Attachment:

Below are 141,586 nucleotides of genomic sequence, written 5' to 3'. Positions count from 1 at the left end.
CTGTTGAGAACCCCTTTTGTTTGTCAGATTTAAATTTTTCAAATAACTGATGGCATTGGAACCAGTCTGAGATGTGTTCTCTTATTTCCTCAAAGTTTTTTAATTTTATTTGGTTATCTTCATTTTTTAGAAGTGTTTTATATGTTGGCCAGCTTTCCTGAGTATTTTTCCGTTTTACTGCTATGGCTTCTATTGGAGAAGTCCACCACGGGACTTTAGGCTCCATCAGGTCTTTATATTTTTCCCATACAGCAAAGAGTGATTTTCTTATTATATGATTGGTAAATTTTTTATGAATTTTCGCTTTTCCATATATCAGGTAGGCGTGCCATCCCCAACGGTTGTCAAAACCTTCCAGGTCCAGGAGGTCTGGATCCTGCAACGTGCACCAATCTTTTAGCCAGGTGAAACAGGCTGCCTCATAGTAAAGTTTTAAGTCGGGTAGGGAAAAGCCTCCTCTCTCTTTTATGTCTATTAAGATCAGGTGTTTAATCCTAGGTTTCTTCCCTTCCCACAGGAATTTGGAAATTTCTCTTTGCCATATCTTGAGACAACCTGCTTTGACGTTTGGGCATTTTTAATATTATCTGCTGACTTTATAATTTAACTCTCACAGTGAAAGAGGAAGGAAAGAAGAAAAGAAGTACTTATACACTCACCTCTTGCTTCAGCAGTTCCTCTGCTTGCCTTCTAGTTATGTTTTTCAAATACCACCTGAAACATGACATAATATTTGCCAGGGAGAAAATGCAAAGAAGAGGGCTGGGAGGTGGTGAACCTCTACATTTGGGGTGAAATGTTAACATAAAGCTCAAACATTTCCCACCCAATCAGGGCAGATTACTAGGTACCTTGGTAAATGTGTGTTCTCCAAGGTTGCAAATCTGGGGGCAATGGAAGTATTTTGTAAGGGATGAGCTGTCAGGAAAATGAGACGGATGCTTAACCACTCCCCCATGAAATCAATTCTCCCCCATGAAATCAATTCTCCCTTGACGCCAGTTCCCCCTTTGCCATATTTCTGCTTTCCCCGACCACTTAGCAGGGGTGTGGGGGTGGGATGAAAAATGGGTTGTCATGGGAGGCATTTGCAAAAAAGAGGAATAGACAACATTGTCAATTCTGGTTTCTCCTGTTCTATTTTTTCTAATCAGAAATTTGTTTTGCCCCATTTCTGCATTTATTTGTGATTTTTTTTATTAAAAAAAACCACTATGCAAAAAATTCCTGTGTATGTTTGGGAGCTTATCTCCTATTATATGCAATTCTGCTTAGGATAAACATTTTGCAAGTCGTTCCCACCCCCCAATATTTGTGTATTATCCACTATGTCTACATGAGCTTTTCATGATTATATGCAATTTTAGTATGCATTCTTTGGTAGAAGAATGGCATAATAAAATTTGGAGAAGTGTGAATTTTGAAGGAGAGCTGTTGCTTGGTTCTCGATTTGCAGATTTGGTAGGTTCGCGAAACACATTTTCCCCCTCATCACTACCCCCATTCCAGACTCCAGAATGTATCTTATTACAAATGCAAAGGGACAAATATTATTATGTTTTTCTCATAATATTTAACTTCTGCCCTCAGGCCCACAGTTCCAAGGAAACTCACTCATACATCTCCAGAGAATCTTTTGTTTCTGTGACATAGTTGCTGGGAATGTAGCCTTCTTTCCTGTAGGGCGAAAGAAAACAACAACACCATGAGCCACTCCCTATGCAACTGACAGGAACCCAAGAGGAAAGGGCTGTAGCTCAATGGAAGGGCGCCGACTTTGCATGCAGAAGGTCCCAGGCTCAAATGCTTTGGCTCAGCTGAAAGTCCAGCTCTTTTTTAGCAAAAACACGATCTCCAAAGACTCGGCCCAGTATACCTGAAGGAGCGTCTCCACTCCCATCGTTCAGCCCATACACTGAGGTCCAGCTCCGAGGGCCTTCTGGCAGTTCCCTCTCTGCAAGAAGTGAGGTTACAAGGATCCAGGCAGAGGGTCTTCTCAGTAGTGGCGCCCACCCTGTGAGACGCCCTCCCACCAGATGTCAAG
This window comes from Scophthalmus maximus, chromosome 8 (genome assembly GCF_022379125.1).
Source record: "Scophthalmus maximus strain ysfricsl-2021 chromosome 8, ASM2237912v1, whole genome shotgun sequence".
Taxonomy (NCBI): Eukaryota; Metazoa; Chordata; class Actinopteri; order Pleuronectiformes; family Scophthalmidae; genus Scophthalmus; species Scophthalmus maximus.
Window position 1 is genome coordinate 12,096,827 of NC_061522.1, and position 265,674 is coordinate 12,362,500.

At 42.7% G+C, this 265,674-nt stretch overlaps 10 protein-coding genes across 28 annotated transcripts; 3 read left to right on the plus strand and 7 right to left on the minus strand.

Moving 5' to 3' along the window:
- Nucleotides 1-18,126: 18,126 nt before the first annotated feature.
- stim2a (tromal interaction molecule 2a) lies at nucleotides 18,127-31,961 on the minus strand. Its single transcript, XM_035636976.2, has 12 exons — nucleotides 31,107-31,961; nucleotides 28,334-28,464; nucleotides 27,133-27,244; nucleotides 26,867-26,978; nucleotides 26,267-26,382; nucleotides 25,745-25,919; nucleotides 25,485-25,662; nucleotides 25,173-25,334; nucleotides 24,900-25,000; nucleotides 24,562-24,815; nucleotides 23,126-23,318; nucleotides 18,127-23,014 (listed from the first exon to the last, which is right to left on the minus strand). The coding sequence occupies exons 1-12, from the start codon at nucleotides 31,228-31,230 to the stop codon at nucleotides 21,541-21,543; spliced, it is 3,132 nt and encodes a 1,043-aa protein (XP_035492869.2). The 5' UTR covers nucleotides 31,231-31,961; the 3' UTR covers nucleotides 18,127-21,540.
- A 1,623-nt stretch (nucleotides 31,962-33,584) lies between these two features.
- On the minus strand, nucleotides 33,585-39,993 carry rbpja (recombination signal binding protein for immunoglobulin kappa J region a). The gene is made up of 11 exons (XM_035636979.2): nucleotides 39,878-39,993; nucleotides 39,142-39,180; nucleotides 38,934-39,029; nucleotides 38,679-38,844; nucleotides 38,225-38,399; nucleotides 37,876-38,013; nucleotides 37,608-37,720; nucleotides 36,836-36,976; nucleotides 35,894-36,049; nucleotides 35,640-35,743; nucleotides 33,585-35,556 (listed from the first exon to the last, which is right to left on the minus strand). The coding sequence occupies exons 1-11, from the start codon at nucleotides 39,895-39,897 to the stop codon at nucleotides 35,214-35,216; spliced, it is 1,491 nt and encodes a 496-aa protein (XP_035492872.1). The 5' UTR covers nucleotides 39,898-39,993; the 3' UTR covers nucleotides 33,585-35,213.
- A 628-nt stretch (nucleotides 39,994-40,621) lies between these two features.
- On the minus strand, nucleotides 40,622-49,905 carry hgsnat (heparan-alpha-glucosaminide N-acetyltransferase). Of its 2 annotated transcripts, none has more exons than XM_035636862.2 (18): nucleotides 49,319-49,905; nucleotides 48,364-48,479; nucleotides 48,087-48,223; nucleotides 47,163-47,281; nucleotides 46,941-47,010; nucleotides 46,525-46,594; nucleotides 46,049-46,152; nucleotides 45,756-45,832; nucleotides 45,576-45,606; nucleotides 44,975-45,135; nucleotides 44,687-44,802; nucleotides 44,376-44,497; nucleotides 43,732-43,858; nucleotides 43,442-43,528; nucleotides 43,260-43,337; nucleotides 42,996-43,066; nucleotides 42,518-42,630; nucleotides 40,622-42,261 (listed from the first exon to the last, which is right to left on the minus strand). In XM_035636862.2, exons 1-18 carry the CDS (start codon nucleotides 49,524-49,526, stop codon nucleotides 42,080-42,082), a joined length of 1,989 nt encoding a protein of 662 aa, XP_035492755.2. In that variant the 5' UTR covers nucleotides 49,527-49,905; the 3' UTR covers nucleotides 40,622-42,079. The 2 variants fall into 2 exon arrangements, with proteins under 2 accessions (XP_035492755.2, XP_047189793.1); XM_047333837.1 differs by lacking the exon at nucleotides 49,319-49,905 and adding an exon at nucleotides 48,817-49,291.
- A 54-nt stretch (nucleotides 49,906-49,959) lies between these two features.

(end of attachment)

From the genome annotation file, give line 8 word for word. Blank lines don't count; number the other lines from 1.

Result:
Moving 5' to 3' along the window: